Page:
Collective madness or massive psychogenic illness: this is how it works

The term “collective madness” has been used to refer to a wide variety of phenomena, from the dance epidemics that took place in Europe in the Middle Ages to the rise of Hitler and Nazism, or even the Communist revolutions and the independence movement. Catalan. .

In this article we will try analyze the concept of collective madness or massive psychogenic illness leaving aside the political and ideological uses that have been made. However, and as we will see later, it becomes difficult to delimit the degree of solidity and the explanatory potential of this concept due to factors of a diverse nature.

    What is collective madness?

    The concepts of “collective madness” and “massive psychogenic illness” they are used to designate unusual phenomena consisting of the spread of disorders of psychological origin in multiple members of human communities. More generally, we have also spoken of depressions or anxiety disorders of collective scope.

    However, this term is commonly used to refer to alterations characterized by a delusional tone; the instrumental use of the concept of collective madness to discredit certain sets of personal ideas and values, such as religions and political ideologies, is also sometimes evident.

    The difference between this concept and that of collective hysteria is ambiguous, judging from the available literature. This last term is used in a particular way to speak of collective delusions linked to threats, real or not; however, the phenomena of collective madness that we will describe have been qualified as collective hysteria by some authors.

    At present, the level of agreement of the scientific community around these concepts is very low. The difficulties inherent in the analysis of collective phenomena they combine the vagueness in the definition of collective madness and the contamination of the concept due to its indiscriminate use by experts and laymen.

      Examples of this phenomenon

      Throughout history there have been several events related to the idea of ​​collective madness. The usual symptoms of these disorders are usually psychosomatic., Such as headache, dizziness, weakness and fatigue, cough, nausea, abdominal and throat discomfort or difficulty breathing

      Very generally, and taking into account the limitations that we have mentioned, we can say that the phenomena which fall into the category of collective madness they have in common the absence of an organic basis for the alterations, The fleetingness of signs and symptoms, the presence of intense anxiety and the appearance in isolated human groups.

      1. The dance epidemics

      In the High Middle Ages, between the 14th and 17th centuries, a series of very striking episodes of collective madness took place in Europe. These phenomena are called “dance epidemics” because those affected danced in groups in an uncontrolled manner until they lose consciousness from fatigue.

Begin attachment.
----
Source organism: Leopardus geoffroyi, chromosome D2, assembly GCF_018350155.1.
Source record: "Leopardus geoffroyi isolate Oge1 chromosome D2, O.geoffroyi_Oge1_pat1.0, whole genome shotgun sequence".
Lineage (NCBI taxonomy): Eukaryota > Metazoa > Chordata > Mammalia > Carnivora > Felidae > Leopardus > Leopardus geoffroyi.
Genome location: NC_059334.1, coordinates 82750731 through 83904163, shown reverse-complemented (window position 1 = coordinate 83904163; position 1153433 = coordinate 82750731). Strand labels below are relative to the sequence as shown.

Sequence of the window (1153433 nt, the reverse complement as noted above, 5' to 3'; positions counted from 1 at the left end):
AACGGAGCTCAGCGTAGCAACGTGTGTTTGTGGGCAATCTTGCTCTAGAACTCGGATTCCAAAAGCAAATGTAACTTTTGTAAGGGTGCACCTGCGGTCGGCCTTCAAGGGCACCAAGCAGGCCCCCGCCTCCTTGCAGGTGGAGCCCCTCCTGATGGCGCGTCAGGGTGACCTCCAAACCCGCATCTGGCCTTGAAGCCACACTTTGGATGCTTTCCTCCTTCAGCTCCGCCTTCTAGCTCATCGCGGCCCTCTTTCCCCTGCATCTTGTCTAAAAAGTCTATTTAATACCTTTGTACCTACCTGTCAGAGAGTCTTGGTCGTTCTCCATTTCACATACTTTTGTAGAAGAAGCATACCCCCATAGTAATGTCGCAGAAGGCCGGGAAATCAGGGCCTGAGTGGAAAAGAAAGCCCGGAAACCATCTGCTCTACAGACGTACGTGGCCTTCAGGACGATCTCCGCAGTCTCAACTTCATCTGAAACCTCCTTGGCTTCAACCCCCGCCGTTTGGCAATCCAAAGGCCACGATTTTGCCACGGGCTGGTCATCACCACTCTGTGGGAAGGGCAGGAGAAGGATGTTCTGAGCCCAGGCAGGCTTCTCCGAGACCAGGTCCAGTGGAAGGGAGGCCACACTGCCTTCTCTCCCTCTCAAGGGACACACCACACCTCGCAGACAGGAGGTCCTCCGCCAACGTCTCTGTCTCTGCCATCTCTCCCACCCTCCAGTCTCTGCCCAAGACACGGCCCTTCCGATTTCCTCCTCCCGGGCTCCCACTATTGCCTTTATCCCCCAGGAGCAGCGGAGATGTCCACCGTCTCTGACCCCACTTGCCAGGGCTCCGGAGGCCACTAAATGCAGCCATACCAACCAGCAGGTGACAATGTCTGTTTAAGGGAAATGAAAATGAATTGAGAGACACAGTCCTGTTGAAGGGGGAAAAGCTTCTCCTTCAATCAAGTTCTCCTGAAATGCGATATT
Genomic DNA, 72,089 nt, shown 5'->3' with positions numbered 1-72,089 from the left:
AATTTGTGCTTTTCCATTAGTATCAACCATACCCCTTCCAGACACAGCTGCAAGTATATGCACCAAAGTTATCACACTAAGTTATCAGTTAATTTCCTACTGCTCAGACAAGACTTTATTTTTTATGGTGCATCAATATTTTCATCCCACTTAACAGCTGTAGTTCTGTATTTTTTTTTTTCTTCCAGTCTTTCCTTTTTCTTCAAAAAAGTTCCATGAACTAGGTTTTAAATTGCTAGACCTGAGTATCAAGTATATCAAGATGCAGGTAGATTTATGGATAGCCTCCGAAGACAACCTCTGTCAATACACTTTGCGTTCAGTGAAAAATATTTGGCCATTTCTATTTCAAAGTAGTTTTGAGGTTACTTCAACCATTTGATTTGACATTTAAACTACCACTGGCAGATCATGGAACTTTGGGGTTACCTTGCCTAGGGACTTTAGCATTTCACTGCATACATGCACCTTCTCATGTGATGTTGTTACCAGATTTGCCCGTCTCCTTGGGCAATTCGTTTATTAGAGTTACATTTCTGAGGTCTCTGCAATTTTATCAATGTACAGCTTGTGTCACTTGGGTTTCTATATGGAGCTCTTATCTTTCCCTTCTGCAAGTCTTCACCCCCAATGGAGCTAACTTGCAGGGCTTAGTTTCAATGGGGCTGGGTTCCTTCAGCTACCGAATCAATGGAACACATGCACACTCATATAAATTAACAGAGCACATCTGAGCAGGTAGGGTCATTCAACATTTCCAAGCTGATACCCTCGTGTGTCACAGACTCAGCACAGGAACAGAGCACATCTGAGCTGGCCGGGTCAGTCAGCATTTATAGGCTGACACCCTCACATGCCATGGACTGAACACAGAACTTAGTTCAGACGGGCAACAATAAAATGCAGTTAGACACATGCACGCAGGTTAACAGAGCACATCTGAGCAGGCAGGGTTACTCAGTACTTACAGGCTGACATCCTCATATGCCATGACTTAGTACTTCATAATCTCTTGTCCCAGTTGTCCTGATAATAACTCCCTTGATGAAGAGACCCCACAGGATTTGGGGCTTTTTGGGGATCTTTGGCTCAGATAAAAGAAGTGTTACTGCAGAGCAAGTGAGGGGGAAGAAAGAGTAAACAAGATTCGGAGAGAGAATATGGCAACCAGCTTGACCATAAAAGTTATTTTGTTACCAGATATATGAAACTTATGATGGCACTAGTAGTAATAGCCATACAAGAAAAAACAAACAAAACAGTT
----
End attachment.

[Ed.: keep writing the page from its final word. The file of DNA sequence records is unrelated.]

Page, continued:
In general, dance epidemics occurred during times of economic crisis, and in some cases lasted for several months. Apparently, these facts were particularly common in groups of nuns, and the dance moves often involved obscene gestures.

      2. Episodes in factories

      From the industrial revolution, they began to appear presumptuous outbreaks of collective madness in factories. References to these phenomena can be found in many different places, including the UK, US, Russia, Germany, France and Italy. The specificity of the context is striking, even if the episodes vary considerably between them.

      Thus, for example, in the 1970s, there were collective phenomena characterized by assaults and experiences of possession of spirits in various factories in Singapore; the “June Bug” episode, which took place in the United States, was clearly associated with psychosocial stress and had physical signs of anxiety.

      3. The laughter epidemic in Tanganyika

      In 1962, a phenomenon of collective madness took place in the region of Lake Tanganyika in Central Africa. In a school, three children started laughing uncontrollably; the episode affected 95 of the center’s 159 students. Very similar events followed in other schools; some adults have also shown signs.

      4. Gray Siknis

      Grisis siknis is a syndrome related to the specific culture of the Misquito society, which resides mainly in Honduras and Nicaragua. These are epidemics that mainly affect adolescent girls; these refer experiences of possession by spirits or demons and exhibit violent behavior and symptoms such as fear, anger, and dizziness.

      This type of collective madness has gained some notoriety in recent years due to the epidemics that occurred after Hurricane Felix, particularly in Nicaragua. These episodes lasted relatively long and affected a large number of young women, passing from one to another by suggestion.

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